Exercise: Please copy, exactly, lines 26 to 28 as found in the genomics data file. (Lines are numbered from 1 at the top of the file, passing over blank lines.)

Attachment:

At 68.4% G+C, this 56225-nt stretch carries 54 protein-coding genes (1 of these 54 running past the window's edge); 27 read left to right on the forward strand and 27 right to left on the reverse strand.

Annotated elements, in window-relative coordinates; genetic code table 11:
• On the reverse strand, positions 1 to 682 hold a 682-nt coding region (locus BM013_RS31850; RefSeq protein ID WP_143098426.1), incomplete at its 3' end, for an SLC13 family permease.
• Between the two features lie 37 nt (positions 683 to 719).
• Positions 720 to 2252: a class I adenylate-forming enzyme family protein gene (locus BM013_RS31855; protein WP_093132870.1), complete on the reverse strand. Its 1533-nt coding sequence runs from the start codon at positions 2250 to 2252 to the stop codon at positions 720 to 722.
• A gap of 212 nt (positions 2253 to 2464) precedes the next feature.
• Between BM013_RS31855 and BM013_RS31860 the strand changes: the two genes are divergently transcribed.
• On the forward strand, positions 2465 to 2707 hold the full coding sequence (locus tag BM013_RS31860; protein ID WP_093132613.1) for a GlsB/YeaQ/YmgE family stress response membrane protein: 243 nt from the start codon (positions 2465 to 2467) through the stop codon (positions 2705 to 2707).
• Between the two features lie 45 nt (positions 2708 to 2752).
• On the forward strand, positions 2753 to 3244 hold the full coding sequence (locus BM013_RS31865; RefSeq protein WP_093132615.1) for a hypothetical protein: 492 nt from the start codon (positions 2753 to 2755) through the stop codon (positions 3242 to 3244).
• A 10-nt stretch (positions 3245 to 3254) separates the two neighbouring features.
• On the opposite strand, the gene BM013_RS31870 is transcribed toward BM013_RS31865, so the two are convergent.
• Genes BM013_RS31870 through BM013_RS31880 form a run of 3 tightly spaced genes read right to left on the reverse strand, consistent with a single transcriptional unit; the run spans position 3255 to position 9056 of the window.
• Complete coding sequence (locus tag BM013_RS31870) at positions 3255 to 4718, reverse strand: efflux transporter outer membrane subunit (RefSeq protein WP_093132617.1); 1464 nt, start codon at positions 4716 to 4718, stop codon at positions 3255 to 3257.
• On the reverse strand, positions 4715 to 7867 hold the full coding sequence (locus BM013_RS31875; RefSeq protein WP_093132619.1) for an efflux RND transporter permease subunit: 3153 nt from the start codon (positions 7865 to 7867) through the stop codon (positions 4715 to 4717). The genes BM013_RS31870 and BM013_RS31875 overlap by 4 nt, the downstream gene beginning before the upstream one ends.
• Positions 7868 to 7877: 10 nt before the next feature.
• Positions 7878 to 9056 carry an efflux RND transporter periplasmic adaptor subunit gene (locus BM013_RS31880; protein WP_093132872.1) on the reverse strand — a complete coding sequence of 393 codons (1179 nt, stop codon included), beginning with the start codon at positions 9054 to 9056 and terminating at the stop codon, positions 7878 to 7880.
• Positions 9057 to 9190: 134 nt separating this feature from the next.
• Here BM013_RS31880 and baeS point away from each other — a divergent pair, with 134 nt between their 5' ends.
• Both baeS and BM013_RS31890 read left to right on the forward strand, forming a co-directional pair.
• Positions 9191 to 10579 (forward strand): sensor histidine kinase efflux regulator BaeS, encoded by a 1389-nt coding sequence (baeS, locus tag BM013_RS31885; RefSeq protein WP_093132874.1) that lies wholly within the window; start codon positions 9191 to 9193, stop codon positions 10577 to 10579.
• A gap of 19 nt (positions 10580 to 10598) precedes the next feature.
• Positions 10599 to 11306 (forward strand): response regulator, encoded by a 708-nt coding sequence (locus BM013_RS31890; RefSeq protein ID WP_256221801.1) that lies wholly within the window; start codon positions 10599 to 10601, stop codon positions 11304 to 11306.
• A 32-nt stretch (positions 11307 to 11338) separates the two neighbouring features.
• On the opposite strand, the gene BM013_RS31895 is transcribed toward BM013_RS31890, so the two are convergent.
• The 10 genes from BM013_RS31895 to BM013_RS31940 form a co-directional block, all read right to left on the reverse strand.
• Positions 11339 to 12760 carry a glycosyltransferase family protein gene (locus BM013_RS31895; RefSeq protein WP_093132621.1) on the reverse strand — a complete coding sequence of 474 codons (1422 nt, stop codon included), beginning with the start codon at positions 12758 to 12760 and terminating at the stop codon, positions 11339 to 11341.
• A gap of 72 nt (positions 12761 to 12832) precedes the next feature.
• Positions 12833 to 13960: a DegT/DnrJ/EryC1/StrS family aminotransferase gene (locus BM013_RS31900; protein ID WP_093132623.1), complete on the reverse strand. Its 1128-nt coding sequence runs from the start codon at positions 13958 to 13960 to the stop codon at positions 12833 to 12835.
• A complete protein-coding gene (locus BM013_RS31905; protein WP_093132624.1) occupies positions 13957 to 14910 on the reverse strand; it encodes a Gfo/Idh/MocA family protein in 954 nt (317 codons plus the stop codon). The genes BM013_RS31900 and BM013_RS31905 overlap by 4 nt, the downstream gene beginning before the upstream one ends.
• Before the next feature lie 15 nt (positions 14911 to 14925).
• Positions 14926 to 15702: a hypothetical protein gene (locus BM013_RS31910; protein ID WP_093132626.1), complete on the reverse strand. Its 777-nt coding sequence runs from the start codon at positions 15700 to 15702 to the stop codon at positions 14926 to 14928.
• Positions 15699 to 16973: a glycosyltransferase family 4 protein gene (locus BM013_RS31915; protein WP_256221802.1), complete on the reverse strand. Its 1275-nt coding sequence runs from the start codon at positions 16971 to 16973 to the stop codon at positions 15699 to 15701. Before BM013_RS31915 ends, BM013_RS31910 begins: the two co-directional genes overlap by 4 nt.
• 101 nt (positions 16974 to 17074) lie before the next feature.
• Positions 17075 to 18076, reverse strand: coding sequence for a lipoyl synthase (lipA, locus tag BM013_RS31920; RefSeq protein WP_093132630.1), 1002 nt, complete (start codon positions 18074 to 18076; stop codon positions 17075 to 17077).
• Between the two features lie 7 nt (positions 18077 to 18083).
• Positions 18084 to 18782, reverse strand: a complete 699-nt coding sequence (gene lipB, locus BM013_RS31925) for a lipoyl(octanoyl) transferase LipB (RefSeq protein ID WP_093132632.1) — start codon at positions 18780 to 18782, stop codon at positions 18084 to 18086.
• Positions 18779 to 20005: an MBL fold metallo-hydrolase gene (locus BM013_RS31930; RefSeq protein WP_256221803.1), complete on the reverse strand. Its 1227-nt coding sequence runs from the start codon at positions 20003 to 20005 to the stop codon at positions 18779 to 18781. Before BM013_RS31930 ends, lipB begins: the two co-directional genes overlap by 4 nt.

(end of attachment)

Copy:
• The 10 genes from BM013_RS31895 to BM013_RS31940 form a co-directional block, all read right to left on the reverse strand.
• Positions 11339 to 12760 carry a glycosyltransferase family protein gene (locus BM013_RS31895; RefSeq protein WP_093132621.1) on the reverse strand — a complete coding sequence of 474 codons (1422 nt, stop codon included), beginning with the start codon at positions 12758 to 12760 and terminating at the stop codon, positions 11339 to 11341.
• A gap of 72 nt (positions 12761 to 12832) precedes the next feature.